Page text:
Islamabad’s role in Afghan Peace

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Chief of Army Staff (COAS) General Qamar Javed Bajwa paid a daylong official visit to Afghanistan along with Lt General Faiz Hamid, Director General ISI. During the visit COAS General Qamar Javed Bajwa called on Afghan President Ashraf Ghani and Dr Abdullah Abdullah, Chairman of the High Council for National Reconciliation of Afghanistan in Kabul. According to reports, Chief of the Defence Staff UK General Sir Nicholas Patrick Carter was also present during the COAS General Qamar Javed Bajwa meeting with President Ashraf Ghani. According to reports, General Bajwa underscored the Pakistan’s unwavering support to an Afghan led Afghan owned peace process based on mutual consensus of all the stakeholders. According to him, a peaceful Afghanistan means a peaceful region in general and a peaceful Pakistan in particular. According to Pakistan Army media wing, President Ashraf Ghani acknowledged the role of countries in the region, especially Pakistan, is critical for peace in Afghanistan due to its influence on the Taliban. President Ghani further said that stability in both countries is connected to each other and called for a “sincere role” to be played by Pakistan in ensuring a just and enduring peace in Afghanistan. Afghan Peace process had struck into a stalemate over more than three months and no efforts of the facilitators could prove to be fruitful. Due to stalemate in Intra-Afghan negotiation no agreement had been forged by the both warrying parties and this disarray led to the delay in United States troops withdrawal from Afghanistan. The situation got more acute and fragile due to United States recent announcement to withdraw its troops by Sep 11 this year. According to analysts, the US announcement made the challenge more difficult for the US itself as the Taliban can further elude from the dialogue with Afghan government by assuming themselves as victorious in the absence of the United States from the battlefield. However, American leadership is confident that its diplomats can effectively maneuver the dialogues without a military shield. However, the United States had played its most important and effective card by pushing Pakistan military to move forward the stalled intra-Afghan Peace negotiations. Pakistan Army Chief himself went to Afghanistan and met Afghan leadership to motivate them to avail the opportunity of peace in their countries. However, the language used in the statement issued by the Afghan Presidential Place depicts doubts on sincerity of Pakistan’s efforts.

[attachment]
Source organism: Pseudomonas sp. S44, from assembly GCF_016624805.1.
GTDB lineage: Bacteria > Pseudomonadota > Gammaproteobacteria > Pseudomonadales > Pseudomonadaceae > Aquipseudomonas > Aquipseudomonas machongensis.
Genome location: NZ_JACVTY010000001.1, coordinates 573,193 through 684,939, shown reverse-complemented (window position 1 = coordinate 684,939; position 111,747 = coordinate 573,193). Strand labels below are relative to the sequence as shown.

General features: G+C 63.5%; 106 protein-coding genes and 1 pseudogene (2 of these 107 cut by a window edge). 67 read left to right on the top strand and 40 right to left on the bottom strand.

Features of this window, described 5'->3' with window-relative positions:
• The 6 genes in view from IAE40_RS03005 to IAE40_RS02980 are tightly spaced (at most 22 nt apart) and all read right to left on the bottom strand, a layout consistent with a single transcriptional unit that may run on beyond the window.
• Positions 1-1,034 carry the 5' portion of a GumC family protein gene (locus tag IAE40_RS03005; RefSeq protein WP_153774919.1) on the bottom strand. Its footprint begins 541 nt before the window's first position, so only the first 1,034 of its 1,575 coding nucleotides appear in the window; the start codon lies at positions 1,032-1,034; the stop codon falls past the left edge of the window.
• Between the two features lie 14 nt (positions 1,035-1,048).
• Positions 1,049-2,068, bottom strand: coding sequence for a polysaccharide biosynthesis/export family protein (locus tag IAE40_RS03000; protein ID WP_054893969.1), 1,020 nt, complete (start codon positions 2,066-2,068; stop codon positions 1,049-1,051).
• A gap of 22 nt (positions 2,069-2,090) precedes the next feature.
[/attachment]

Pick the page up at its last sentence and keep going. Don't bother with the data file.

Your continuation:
The dilemma, which remained an inherited problem of former Afghan Northern Alliance and its present-day leadership. The Afghan leaders want “sincere efforts” from Pakistan and apparently not satisfied with it. Pakistani leadership was continuously engaged with Afghan parties over the recent weeks to reinvigorate the peace process. However, it is distrust of Afghan government and selfishness of Taliban that both sides did not move from this hard post. Taliban announced 3-day ceasefire during Eid-ul-Fitr which was also reciprocated by the Afghan government. Pakistan is in efforts to agree both sides to extend this ceasefire to provide space to negotiation between them. However, Afghan leadership must search reason of this stalemate in and around themselves instead of creating suspicious about Pakistan sincere efforts. If both Afghan parties would keep displaying this self-centered behavior than no one can do anything to bring peace in the war-torn country.